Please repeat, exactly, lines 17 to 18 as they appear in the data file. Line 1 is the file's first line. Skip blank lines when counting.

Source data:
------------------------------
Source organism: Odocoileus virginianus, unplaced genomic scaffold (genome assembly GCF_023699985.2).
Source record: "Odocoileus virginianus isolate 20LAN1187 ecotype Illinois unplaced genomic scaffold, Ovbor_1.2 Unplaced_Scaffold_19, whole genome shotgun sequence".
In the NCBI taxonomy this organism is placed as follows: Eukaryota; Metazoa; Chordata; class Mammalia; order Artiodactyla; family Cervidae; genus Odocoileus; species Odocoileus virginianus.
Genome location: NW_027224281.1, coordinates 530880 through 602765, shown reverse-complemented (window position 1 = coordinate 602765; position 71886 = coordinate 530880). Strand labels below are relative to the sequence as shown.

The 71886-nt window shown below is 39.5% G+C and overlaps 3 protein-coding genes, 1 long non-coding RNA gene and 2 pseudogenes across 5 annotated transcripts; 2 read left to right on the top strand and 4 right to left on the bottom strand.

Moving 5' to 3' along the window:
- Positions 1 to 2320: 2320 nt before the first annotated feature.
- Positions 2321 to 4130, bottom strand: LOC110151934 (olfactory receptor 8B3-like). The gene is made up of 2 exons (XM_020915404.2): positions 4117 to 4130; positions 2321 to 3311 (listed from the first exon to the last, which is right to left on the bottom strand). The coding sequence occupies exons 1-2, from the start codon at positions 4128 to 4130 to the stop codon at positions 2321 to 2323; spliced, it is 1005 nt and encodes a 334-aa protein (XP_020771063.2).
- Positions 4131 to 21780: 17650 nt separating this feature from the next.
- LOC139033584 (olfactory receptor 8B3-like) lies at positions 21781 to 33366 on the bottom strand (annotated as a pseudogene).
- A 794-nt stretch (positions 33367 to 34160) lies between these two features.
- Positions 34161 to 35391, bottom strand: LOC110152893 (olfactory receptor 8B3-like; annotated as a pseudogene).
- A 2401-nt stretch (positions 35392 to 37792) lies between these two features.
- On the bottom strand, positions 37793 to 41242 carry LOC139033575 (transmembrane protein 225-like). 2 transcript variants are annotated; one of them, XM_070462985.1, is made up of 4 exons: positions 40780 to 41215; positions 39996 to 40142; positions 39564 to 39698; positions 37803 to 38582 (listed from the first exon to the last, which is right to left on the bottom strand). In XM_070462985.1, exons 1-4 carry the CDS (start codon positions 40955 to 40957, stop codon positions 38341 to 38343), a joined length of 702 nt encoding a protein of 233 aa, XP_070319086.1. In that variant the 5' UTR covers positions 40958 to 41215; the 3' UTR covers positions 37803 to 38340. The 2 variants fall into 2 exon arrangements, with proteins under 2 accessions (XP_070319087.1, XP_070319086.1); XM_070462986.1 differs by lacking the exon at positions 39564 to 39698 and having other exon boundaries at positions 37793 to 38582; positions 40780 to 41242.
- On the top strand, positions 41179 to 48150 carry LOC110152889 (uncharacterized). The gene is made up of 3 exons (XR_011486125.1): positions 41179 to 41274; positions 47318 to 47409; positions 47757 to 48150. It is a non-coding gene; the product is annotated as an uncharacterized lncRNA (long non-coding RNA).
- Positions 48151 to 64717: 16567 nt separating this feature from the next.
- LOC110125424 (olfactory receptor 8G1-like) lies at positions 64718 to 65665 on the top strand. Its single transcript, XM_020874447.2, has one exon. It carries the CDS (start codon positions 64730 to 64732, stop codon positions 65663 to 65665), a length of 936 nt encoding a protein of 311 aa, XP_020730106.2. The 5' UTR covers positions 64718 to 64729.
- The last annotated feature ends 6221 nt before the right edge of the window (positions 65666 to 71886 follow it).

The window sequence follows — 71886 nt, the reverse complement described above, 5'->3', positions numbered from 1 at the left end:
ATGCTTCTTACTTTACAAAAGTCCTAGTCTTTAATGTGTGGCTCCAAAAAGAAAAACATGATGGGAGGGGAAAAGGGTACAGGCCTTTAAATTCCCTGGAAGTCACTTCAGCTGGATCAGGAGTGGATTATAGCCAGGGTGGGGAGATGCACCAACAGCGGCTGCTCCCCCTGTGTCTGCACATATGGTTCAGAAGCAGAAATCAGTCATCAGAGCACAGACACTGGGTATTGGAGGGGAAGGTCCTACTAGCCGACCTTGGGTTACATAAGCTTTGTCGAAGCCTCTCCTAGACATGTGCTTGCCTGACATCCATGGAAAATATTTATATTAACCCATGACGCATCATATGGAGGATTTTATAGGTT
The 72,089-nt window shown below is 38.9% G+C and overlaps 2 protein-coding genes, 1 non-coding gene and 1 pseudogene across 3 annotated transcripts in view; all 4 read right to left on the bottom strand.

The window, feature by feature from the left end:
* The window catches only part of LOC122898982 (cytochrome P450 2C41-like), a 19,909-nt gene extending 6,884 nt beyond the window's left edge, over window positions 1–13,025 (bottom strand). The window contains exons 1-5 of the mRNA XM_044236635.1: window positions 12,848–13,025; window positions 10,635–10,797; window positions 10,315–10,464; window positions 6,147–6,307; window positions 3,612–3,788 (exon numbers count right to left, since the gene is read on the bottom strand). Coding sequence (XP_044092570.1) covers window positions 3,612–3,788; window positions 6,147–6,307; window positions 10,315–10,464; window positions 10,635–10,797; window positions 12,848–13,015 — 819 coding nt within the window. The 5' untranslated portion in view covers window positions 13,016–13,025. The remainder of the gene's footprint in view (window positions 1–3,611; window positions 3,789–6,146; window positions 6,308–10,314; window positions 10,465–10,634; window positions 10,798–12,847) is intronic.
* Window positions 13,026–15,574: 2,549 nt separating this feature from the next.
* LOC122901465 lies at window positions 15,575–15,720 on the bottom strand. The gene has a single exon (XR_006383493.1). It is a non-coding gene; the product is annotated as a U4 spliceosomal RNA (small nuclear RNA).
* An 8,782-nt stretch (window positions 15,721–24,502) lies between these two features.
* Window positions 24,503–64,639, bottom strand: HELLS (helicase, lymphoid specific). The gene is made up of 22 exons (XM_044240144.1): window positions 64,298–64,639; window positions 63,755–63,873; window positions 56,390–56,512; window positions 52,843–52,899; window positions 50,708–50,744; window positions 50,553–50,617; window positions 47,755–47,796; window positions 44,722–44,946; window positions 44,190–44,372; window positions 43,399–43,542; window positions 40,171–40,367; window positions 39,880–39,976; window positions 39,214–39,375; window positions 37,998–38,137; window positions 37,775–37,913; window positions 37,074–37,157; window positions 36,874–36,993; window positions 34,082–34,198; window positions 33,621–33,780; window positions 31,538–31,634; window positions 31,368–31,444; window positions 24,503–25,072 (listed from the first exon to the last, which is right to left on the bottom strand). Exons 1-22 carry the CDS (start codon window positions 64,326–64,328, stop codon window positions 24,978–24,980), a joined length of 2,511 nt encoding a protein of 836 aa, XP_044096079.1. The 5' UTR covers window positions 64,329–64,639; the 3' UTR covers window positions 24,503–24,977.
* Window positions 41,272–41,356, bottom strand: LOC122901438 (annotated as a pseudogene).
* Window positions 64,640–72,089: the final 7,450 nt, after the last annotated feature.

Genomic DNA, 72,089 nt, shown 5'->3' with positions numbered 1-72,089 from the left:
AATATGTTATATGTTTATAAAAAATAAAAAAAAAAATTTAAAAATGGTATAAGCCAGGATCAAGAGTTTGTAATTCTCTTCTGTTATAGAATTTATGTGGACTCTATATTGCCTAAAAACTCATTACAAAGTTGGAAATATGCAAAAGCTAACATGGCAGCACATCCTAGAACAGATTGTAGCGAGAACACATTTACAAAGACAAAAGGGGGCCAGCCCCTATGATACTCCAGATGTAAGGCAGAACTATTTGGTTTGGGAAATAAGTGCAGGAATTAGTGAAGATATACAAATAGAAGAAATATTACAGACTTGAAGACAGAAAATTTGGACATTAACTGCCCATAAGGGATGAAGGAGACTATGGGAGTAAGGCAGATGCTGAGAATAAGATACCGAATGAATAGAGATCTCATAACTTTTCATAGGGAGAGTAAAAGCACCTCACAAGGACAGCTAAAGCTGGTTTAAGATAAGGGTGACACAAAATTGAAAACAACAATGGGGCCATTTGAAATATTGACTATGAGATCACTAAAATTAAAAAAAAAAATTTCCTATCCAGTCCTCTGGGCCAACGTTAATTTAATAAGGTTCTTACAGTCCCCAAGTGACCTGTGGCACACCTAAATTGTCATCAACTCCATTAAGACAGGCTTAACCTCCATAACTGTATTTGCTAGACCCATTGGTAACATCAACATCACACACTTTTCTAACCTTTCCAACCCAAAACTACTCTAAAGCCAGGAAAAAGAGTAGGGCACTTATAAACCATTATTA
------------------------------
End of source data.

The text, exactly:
- LOC110125424 (olfactory receptor 8G1-like) lies at positions 64718 to 65665 on the top strand. Its single transcript, XM_020874447.2, has one exon. It carries the CDS (start codon positions 64730 to 64732, stop codon positions 65663 to 65665), a length of 936 nt encoding a protein of 311 aa, XP_020730106.2. The 5' UTR covers positions 64718 to 64729.
- The last annotated feature ends 6221 nt before the right edge of the window (positions 65666 to 71886 follow it).